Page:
BRIDGEPORT — It's dismissal time at Donovan Park day camp. Parents and caregivers arrive at the green spot at 3620 S. Lituanica Ave. to find their happy little tykes who rush into their waiting arms.
Surrounding the ballfields and playground are newly constructed and partially built homes where crews hammer away on the roof or linger on freshly sodded lawns.
Parts of Bridgeport around Donovan Park are booming as new construction transforms a once-hardscrabble area into a modern center of family life.
"We've had 45 babies born in just our Lexington homes in the last three years. Those first groups of babies are all going into preschool this fall," said Regina Castle, a sales manager with Lexington Homes, a collection of luxury homes carrying price tags of up to $529,990.
More Lexington homes are on the way: A combination of row homes and single-family homes between 37th Place on 38th Street, the Lexington Square 3 development is nearly sold out before construction has even started, Castle said.
"We're building, basically, a block," she said.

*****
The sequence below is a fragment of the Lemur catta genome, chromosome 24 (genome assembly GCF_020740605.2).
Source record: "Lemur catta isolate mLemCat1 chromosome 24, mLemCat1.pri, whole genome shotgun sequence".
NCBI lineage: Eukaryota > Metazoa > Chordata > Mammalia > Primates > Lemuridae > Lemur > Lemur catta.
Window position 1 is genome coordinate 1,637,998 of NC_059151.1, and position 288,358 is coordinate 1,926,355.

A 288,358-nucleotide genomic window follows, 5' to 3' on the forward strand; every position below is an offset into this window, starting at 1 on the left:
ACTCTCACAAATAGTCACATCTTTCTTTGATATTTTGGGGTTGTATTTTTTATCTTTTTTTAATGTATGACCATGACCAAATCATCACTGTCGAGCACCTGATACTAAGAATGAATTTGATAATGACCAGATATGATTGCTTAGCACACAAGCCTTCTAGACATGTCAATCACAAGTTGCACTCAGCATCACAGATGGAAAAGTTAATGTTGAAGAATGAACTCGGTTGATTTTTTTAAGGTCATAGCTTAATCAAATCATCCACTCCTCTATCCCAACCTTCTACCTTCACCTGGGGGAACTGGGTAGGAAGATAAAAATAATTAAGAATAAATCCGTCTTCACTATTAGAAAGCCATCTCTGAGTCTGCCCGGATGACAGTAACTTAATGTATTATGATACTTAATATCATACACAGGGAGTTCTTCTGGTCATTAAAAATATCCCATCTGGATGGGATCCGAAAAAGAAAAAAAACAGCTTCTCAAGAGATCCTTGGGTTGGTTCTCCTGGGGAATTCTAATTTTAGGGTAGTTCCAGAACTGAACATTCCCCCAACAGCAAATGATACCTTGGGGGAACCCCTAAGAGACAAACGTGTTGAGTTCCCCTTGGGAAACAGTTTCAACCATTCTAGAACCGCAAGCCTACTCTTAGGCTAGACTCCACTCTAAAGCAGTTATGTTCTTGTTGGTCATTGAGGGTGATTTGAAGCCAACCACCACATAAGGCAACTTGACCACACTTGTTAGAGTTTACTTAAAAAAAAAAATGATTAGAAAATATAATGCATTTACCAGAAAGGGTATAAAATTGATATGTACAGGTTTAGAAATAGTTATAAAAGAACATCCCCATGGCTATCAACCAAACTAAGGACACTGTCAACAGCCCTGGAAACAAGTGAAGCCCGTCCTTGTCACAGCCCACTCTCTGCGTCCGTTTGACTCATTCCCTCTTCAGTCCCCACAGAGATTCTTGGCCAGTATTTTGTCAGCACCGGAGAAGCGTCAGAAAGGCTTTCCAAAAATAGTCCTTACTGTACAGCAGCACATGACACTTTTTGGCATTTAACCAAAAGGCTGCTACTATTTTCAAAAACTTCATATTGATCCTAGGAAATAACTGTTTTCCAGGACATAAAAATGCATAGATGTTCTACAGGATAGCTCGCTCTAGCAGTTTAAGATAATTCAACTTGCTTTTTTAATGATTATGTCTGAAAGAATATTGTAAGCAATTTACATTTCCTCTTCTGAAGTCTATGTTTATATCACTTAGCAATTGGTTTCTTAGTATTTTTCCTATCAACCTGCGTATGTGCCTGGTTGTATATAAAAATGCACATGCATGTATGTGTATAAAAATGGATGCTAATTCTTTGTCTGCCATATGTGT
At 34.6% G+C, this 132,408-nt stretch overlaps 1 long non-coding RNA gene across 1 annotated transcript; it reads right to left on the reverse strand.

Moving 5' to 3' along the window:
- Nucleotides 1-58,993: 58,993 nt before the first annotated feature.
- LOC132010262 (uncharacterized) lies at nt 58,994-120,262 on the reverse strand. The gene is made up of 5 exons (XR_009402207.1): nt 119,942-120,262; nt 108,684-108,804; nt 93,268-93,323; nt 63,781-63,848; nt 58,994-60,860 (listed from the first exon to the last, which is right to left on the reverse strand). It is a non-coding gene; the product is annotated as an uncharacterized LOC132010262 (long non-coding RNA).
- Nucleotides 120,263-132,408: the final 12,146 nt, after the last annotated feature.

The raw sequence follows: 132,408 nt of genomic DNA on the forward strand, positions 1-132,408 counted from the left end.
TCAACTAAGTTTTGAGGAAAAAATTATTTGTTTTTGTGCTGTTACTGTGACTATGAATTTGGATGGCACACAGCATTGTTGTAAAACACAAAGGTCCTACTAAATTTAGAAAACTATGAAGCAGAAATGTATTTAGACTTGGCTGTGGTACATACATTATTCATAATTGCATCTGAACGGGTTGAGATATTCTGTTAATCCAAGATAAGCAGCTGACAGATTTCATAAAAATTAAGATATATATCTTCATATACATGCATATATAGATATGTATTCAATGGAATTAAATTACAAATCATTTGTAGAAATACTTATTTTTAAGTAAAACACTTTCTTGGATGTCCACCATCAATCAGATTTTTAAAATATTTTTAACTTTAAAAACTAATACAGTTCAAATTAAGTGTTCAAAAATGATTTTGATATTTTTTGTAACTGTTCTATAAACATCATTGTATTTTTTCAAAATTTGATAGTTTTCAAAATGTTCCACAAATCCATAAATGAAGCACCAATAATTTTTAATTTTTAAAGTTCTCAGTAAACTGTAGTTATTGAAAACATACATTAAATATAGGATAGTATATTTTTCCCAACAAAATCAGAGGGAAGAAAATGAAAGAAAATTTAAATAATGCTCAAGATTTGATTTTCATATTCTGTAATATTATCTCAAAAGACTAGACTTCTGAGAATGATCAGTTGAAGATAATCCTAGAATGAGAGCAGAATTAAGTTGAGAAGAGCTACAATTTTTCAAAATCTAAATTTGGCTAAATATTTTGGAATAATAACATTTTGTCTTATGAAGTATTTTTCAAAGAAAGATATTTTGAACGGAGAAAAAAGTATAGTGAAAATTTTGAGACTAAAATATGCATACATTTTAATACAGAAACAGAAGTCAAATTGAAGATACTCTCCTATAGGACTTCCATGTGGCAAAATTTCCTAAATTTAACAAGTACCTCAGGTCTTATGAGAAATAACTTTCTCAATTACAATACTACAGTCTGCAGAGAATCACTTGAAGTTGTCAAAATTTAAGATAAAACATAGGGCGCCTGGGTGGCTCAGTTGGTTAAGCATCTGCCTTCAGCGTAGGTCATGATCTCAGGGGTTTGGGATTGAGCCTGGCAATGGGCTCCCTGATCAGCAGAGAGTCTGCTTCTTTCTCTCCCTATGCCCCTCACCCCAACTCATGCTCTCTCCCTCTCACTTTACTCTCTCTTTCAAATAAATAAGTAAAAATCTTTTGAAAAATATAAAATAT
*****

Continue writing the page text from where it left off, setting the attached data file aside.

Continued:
Another developer is also using the park as an anchor: Along 37th Street, a separate development of big brick single-family homes called Morgan Street Homes is just about complete, with sales prices fetching up to $508,000.
Some of the newly constructed homes popping up in the area, with their pastel colors and white picket porches, look more in place in Mayberry than hardscrabble Bridgeport.
"It's bringing that North Side look. I hate to say that. But having the porches, it's a friendlier, fresh look for Bridgeport," Castle said.
U.S. Census figures show a slight decrease in the number of families living in Bridgeport but, for some newcomers, the lure of new construction and proximity to Downtown is irresistible.
After bouncing around apartments in the North and Near West Side, Jamie Ghafari and her husband Amer opted for one of Lexington's Bridgeport homes. The 'burbs were out of the question.
"There's a lot of families. There's a lot of kids [our daughter's] age. Pretty much every night all the kids and parents are outside playing in the yards. We put our toys in the yard, everyone kind of shares, and they all have fun," Jamie Ghafari said.
The Ghafaris are bucking a longstanding trend in Bridgeport, a classic Chicago neighborhood where families stay in one area from one generation to the next.
Said Castle: "Coming into the city and not being the new kid on a block is huge. Everybody's new here [at Lexington]. Everybody's from somewhere."
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